You may have already read the notes here
but I thought I'd give you the link as they really are quite good.
1 Depending on how the peer to peer lending develops, how much time you devote to it and what proportion of your overall income it provides, you may well find that HMRC say that you are operating a business and that you should be charged to income tax and national insurance contributions on your profits. Class 2 and Class 4NIC would only be payable if you are below state pension age. It could take years to reach that stage however and you may have to bite the bullet yourself and register as self-employed if the lending is successful before HMRC hit you with backdated NIC charges. You'll pay tax in any event.
This is a relatively new approach to lending and it sometimes takes HMRC years to catch up and formulate a policy on new money making ideas. The problem you have is that until HMRC ask you the questions about how you run your lending operation, you don't know what their attitude will be. I'd be inclined to start out by disclosing the interest you receive as investment income as opposed to business income and see how things progress. You'll pay tax on the interest but you won't pay NIC on it. If you have to write off loans as bad debts you can only claim them as capital losses which can only be offset against capital gains and not against income. Take a look here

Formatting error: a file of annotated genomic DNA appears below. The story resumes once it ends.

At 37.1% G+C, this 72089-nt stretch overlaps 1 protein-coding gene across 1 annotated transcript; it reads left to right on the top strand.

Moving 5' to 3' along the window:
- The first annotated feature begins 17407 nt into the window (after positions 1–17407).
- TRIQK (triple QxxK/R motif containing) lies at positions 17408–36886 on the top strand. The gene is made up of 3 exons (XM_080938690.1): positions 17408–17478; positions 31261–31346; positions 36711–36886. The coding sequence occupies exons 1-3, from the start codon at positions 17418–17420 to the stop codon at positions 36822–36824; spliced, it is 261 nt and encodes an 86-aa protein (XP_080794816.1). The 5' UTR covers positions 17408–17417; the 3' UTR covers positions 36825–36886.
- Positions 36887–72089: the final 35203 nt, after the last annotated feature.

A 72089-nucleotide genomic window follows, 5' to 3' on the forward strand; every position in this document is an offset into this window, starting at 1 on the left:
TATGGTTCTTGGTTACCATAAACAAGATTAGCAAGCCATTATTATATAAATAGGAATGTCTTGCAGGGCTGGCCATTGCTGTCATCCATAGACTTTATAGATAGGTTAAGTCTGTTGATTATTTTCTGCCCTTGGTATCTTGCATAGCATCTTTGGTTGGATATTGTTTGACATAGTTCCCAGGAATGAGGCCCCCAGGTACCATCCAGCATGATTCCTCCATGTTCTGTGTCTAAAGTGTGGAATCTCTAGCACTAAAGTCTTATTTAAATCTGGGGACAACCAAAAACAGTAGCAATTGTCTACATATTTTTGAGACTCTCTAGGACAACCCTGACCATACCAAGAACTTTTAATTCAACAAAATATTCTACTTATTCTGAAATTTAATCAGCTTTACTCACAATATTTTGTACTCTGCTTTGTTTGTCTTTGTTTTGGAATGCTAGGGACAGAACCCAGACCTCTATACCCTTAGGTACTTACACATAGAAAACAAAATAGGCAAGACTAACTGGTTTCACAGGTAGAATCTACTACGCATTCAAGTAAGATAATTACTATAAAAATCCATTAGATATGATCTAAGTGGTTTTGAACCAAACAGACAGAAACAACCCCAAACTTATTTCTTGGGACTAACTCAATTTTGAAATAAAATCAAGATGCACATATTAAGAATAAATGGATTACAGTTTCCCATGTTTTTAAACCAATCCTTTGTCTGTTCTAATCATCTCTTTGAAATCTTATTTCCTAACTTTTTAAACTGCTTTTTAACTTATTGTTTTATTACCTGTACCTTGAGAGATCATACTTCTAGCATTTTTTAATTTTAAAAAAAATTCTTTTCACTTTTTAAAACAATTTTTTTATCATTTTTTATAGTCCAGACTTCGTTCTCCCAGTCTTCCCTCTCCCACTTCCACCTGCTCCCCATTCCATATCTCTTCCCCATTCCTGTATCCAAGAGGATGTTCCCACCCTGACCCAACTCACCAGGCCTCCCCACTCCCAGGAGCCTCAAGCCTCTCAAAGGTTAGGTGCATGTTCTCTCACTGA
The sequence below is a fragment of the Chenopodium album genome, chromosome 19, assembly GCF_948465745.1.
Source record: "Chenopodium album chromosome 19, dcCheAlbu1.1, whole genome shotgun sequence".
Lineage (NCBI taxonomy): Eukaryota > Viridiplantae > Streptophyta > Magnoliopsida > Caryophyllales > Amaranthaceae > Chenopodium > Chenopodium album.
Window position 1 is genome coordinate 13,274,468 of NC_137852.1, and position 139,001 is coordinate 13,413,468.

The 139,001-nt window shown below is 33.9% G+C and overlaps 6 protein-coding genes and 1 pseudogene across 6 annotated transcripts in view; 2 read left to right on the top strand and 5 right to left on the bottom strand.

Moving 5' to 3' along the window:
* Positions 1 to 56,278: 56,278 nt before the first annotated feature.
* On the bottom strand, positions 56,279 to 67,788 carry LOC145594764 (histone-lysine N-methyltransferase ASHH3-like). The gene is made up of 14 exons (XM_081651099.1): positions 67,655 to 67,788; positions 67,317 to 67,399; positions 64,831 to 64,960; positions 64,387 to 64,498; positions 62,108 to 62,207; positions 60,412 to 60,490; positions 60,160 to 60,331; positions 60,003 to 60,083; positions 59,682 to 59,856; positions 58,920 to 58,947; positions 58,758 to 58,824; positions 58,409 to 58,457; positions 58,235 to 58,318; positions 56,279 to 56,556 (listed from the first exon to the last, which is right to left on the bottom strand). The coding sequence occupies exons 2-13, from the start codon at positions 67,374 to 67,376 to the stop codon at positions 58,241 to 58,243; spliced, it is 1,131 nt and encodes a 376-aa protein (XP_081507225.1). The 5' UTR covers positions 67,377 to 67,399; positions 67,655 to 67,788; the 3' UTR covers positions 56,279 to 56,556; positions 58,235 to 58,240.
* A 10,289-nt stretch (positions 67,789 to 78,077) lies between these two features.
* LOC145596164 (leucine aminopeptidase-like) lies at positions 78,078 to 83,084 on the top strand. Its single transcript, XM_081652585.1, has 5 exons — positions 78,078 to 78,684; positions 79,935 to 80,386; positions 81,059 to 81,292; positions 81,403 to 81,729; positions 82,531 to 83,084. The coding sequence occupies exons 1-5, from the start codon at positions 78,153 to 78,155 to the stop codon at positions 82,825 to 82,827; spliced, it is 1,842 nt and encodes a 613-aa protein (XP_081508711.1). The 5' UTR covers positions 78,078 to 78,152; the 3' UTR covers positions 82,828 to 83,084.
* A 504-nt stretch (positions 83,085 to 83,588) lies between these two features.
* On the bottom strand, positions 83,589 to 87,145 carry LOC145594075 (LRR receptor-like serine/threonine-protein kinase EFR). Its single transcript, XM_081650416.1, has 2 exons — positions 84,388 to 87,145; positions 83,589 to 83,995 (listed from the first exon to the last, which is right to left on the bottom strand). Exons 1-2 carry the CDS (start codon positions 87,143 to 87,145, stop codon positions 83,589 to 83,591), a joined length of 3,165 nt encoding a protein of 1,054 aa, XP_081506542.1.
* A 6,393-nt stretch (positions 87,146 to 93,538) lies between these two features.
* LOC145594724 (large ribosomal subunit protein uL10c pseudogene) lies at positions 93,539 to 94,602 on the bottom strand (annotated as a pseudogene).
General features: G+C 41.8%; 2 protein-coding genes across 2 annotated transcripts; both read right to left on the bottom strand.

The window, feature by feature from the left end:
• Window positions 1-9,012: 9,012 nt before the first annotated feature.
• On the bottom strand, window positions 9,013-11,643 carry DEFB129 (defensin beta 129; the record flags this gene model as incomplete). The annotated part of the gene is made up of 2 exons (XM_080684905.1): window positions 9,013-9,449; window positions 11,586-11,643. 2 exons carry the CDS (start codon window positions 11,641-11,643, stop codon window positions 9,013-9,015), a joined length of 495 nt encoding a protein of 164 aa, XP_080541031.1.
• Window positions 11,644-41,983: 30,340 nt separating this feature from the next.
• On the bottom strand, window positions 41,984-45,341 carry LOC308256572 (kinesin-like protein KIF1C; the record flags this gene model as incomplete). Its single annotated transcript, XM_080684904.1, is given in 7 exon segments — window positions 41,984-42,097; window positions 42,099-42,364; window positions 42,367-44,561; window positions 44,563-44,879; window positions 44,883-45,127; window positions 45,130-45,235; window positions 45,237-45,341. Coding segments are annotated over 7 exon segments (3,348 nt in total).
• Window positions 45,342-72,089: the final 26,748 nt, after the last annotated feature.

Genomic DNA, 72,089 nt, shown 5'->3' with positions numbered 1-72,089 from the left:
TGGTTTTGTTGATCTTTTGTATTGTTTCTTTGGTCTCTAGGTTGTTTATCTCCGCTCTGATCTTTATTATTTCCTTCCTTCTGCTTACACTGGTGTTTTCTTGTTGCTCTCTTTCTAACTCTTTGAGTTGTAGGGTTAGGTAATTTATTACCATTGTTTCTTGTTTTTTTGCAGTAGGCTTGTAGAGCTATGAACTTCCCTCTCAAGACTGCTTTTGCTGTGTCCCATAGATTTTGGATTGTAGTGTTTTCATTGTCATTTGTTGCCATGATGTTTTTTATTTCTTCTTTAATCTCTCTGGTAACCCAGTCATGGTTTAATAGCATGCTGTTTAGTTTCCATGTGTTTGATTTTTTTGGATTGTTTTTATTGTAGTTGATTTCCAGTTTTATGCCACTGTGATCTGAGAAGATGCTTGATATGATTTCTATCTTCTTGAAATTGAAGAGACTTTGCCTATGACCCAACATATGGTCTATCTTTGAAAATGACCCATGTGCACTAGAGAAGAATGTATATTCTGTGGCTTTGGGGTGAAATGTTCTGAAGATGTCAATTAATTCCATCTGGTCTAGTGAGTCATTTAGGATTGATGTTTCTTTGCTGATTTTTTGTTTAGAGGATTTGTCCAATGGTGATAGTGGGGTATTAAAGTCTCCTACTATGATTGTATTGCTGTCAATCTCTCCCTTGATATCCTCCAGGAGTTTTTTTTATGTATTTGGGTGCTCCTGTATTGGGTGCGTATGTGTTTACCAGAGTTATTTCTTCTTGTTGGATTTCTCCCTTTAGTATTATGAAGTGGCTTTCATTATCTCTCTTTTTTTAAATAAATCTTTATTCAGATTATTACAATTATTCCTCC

for more information on that. There can be tax implications where you transfer a loan in exchange for a payment to anothyer lender.
2 If you become self-employed, you will pay tax and NIC (subject to your age). You will be able to write off bad debts against your income from the business and if you make an overall loss, you should be able to claim tax relief against your other income sources. However, if HMRC say that you are not running the business with a view to making a profit, they may disallow any loss claim against other income. You can read about setting yourself up as self-employed here
I would have thought that Funding Circle have a lenders forum and you would do worse than to gauge opinion there to find out how other lenders approach the tax issues.
I hope this helps but let me know if you have any further questions.